Here is one of the points made is around variables, functions and their scope:

  • Variable declarations are in scope from their point of declaration to the end of the function within which they’re declared, regardless of block nesting.
  • Named functions are in scope within the entire function within which they’re declared, regardless of block nesting. (Some call this mechanism hoisting.)
  • For the purposes of declaration scopes, the global context acts like one big function encompassing the code on the page.

The code at the top will actually alert 69 when run. This came as a bit of a shock for me because from my background of C# / Java I have always assumed x would have been out of scope due to the block level context of how those languages work. When executed i expected to see a healthy null alerted.

This whole time I have made the assumption that these same rules from my experience with C# applied with JavaScript. This realisation that part of the fundamentals of what I have learnt is a little flawed is a little humbling but it really opens your eyes to what you are re-learning and quite honestly it’s awesome.

I can’t believe I have been using JavaScript for so long and have never picked this up. I guess the situation never came up in anything I’ve written (or it has and no one has found it yet). Sure the situation would rarely come up and it’s not like what you are doing is wrong, you just don’t feel like an expert anymore and that’s the humbling part so it’s bitter-sweet.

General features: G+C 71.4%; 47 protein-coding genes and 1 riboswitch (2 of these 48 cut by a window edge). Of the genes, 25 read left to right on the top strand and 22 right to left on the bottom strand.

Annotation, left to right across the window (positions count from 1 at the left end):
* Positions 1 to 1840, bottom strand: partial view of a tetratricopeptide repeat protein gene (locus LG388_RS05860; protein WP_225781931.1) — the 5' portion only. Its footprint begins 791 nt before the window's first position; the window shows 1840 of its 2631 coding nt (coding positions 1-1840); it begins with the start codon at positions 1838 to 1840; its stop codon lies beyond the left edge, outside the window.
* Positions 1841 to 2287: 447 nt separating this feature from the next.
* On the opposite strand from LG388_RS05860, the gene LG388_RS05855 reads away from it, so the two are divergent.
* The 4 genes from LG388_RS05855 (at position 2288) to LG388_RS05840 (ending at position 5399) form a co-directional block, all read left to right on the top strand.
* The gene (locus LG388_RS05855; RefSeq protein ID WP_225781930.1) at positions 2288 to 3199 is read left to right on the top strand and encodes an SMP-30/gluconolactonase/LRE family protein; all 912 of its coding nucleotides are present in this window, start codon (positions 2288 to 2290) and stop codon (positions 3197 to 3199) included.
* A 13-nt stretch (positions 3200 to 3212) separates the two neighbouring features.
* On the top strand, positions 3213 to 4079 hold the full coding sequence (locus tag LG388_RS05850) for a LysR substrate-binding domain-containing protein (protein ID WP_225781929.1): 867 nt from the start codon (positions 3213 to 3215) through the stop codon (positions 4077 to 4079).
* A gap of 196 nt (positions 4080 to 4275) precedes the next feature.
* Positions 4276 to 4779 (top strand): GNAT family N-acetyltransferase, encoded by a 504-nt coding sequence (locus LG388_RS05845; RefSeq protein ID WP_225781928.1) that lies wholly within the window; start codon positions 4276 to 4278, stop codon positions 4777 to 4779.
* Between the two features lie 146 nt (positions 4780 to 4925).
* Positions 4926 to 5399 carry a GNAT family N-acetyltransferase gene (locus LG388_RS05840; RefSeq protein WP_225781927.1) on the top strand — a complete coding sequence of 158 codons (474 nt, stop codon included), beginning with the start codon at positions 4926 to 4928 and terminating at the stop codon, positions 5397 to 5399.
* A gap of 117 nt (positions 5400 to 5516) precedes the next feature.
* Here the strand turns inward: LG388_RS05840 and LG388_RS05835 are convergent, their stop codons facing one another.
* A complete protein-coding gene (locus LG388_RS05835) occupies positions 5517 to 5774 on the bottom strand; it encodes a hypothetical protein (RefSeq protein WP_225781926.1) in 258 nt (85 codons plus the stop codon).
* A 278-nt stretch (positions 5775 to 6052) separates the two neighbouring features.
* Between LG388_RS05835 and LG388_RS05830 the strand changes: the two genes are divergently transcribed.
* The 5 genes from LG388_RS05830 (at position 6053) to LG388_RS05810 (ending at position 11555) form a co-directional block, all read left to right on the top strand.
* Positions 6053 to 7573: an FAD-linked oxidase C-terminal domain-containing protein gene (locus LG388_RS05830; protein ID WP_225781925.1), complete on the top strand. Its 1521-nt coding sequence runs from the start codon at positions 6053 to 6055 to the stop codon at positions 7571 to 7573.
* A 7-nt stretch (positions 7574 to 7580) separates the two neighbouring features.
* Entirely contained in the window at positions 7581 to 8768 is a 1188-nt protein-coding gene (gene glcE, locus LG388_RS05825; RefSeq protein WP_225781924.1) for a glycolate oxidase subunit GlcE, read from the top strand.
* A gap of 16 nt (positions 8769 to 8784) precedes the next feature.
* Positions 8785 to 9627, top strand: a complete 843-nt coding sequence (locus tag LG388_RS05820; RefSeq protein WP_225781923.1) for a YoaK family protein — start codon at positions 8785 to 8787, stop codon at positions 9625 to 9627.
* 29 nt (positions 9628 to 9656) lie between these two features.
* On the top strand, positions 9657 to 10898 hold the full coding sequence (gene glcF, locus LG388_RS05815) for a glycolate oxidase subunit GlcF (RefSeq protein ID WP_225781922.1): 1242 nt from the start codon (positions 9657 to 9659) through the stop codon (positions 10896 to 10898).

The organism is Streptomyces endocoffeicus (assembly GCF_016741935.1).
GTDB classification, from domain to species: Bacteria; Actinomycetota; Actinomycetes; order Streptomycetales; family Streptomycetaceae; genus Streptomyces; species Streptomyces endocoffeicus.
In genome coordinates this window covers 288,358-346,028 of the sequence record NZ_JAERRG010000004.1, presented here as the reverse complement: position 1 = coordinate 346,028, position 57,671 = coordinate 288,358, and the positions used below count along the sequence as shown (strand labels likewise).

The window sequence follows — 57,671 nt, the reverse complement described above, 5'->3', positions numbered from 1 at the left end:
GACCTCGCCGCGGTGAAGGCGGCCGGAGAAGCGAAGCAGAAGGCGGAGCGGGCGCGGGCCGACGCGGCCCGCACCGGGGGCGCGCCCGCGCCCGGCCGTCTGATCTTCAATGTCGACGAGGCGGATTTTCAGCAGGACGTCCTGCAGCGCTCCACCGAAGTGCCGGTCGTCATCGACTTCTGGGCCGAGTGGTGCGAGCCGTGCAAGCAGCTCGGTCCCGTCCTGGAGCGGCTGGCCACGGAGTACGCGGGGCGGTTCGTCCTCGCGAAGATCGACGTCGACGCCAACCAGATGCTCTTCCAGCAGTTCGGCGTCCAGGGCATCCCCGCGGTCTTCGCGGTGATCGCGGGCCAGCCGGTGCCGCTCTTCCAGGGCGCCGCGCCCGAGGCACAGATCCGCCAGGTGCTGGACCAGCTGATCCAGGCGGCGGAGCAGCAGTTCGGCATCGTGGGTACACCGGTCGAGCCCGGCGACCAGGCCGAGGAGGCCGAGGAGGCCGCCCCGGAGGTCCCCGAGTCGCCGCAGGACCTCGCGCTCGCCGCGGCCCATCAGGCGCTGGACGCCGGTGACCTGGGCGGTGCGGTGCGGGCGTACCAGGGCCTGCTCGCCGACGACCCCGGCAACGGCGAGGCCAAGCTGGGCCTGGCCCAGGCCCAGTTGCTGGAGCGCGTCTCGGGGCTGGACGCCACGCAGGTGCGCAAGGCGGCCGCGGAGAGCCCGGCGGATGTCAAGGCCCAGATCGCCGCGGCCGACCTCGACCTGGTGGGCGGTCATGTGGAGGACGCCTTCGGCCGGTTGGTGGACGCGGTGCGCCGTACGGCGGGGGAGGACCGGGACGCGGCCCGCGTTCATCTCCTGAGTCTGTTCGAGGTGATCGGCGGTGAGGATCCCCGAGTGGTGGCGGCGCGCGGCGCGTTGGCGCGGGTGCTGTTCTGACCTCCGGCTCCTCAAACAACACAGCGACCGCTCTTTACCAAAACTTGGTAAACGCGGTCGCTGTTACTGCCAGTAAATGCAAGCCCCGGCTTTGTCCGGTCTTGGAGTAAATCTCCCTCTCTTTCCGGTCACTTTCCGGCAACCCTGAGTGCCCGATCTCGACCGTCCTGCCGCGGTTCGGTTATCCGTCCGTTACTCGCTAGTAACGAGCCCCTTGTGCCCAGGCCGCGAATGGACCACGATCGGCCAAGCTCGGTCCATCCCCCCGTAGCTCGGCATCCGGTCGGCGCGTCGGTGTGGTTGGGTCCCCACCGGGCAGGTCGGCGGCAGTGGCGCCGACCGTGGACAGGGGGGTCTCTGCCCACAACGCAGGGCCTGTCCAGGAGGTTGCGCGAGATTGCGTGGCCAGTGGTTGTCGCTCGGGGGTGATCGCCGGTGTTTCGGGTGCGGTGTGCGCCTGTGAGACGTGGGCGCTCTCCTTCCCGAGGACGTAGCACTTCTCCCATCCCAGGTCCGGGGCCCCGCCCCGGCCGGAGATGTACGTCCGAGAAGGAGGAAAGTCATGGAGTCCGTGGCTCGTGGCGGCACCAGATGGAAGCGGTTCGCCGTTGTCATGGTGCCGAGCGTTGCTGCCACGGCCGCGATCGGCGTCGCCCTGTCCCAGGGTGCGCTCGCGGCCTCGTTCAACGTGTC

The great thing is at the moment i feel like Neo (Matrix Movie) when he’s in the chair and Link just ran the procedure to push Kung Fu 1.0 into his head, this will definitely change the way i write JavaScript.

I guess its another notch on the sword on the way to ninja status….

Or maybe I’m just holding the sword the right way round now :)

JavaScript is evolving

I’ve been playing with JavaScript since I first discovered it in grade 9 of high school. At the time I thought it was awesome, I could change images on a HTML page and make stuff disappear. I was hooked.

I started making little web pages that did nothing. I probably contributed to the large amount of webpages on the Internet that had scrolling marques or flaming gifs and had images that switched to different sized images when you rolled over them. For this I am sorry.

js logo

At university JavaScript was not a commonly talked about language, we learned C / C++ and then moved on to Java. These where heavy lifting languages, they could do anything. I couldn’t do it as easy as I could with JavaScript and HTML, but there was more here.

At the time Java and .NET were on the rise and web applications were still a little young. As I matured I saw JavaScript as more of a scripting language and only used when it was need.

Over time I have became familiar with .NET and saw it as a professional language (don’t hate) and JavaScript remained in the background and only took stage when needed.